Wikipedia Bartering

December 22, 2007 at 10:51 pm 1 comment

So Matt Schwartz, of The Philadelphia Independent, befriended me on facebook, and he must have noticed this post, because he offered me one of the remaining Independent t-shirts in exchange for creating a wikipedia entry for his now defunct paper.

So, I sat down this morning, and gradually rediscovered how to write a wikipedia page. Here’s the result; please feel free to make changes as is your want. If you’ve never written a page, or even done some editing, you’re seriously missing out. Writing on wikipedia is truly unique. Everyone knows that everyone can do it, but you really have to work out a system for yourself.

In case you haven’t done any kind of programming or design, an important term is “what you see is what you get,” or WYSIWYG. There are two kind of interfaces, WYSIWYG and non-WYSIWYG. Microsoft Word is WYSIWYG because when you make something bold, you see it immediately as will appear in the final version. This is completely different from HTML, the language of websites, which you must preview in order to know what it actually looks like.

Why do I make this distinction here? Well, wikipedia is more or less a hybrid of the two. Your coded paragraphs look more or less the way they do as they appear on the wikipedia page, spaces included. There is a little coding, like using [[double brackets]] to link to wikipedia articles, but it’s so easy to pick up because you can so easily edit any article! Honestly, the most confusing part is getting good, public domain images, but it’s doable. Well, eggnog city here I come. If anyone wants to brag about pages they’ve made, the comments would be a great place, (hint).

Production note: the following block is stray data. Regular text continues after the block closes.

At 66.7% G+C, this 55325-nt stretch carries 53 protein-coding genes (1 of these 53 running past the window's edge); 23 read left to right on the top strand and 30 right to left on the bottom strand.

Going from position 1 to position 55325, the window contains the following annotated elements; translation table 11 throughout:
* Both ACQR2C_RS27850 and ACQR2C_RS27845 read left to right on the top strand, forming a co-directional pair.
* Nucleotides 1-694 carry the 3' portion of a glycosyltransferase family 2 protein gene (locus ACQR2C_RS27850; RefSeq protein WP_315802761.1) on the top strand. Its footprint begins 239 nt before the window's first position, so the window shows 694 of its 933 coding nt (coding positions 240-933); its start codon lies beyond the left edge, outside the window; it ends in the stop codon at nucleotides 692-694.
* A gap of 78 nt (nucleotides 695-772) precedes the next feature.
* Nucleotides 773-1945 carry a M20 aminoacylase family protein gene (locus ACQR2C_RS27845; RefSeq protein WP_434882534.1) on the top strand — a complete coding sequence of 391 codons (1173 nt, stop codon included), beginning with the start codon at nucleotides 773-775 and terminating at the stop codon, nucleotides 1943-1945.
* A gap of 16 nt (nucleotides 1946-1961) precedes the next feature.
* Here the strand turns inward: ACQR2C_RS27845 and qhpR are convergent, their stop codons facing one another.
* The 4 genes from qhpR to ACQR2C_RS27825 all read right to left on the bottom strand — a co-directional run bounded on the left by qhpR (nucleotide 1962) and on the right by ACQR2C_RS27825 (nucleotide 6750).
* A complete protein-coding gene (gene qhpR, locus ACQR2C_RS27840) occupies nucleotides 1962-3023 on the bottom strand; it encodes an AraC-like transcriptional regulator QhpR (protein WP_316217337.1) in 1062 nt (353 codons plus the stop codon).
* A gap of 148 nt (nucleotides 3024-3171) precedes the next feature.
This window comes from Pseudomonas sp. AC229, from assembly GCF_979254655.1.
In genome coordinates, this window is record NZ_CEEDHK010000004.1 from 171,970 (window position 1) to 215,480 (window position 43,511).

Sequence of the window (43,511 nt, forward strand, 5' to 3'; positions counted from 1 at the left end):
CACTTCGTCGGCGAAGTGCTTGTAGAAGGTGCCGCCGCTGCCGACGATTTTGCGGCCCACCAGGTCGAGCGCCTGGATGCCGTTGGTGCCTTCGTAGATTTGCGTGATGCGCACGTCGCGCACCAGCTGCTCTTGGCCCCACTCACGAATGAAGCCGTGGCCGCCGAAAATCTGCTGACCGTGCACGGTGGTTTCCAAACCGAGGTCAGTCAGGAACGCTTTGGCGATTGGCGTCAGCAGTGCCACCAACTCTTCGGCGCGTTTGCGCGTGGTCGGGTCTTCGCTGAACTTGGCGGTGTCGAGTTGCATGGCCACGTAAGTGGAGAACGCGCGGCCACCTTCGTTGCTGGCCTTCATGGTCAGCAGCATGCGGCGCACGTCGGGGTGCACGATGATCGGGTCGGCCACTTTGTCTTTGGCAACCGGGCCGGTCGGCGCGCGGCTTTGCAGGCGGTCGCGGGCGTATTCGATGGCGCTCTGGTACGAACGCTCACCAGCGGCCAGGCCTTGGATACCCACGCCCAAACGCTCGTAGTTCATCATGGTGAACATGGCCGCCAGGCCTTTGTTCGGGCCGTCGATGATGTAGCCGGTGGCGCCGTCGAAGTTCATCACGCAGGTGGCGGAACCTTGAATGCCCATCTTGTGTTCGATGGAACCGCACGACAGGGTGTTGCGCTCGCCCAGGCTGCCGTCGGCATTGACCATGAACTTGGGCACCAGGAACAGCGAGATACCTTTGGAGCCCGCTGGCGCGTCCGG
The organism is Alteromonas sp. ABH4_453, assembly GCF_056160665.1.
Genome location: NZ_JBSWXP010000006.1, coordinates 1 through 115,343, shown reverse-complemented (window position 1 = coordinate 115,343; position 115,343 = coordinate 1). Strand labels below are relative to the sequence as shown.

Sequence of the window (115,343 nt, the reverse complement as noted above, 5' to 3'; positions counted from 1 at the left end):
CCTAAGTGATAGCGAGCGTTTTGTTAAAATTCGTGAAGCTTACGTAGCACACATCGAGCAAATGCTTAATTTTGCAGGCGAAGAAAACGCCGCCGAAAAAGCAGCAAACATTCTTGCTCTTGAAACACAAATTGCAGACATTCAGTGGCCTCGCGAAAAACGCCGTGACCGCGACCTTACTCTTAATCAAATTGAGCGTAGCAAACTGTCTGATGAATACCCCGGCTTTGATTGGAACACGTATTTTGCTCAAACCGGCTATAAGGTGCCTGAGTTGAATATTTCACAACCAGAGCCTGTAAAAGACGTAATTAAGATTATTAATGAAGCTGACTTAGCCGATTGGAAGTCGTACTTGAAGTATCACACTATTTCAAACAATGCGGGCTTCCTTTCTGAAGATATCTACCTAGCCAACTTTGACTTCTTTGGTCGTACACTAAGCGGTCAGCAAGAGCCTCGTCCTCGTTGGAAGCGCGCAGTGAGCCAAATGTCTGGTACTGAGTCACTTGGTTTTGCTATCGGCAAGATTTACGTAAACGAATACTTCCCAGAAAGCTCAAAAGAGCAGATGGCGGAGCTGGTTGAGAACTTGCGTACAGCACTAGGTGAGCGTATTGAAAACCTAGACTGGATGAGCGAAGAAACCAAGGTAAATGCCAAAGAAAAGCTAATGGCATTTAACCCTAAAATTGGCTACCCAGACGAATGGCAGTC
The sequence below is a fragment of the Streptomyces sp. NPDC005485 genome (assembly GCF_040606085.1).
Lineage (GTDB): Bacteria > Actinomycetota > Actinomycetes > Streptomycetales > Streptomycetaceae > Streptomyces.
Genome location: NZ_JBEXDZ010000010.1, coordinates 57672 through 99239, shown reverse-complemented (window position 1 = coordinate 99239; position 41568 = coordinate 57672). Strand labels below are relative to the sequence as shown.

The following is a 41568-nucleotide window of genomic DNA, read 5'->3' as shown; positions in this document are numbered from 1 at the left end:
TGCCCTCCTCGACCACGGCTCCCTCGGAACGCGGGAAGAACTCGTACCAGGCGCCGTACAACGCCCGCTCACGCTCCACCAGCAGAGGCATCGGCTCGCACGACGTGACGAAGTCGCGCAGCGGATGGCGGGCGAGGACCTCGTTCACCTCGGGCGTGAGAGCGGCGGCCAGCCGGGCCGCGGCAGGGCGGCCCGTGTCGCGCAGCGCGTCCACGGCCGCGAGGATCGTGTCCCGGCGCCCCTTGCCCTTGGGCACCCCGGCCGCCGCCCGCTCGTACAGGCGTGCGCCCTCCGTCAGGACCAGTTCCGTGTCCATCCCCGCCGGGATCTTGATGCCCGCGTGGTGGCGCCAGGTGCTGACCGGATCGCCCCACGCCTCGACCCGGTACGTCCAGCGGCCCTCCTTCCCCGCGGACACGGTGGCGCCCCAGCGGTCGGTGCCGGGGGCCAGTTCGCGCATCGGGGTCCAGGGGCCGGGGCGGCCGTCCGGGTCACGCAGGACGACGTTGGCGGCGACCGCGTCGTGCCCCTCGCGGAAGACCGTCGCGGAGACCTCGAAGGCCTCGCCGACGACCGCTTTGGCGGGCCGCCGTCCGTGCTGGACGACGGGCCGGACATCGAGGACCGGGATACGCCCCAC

Entry filed under: journalism, newspapers, wikipedia. Tags: .

Friend Vernacular Back At Home: Tom Jones, Diner Extraordinare

1 Comment Add your own

  • 1. David Gerard  |  December 23, 2007 at 7:57 am

    So you wrote the whole thing in one hit? I’ve always tended to start new articles as a few paragraphs with references and expand from there … when people ask me how to write for Wikipedia, I note that articles I start like that tend to stay around. Of course I’ve been around Wikipedia four years, but have been sucked far enough into the volunteer bureaucracy that I have to consciously remember to write actual articles … y’know, the thing that lured me in.


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Shit Just Got Real

Josh Kramer is a blogger, cartoonist, journalist, etc. I'm the Editor of The Cartoon Picayune. I live in Washington, DC and I just graduated from the Center for Cartoon Studies. See work by me and my classmates.

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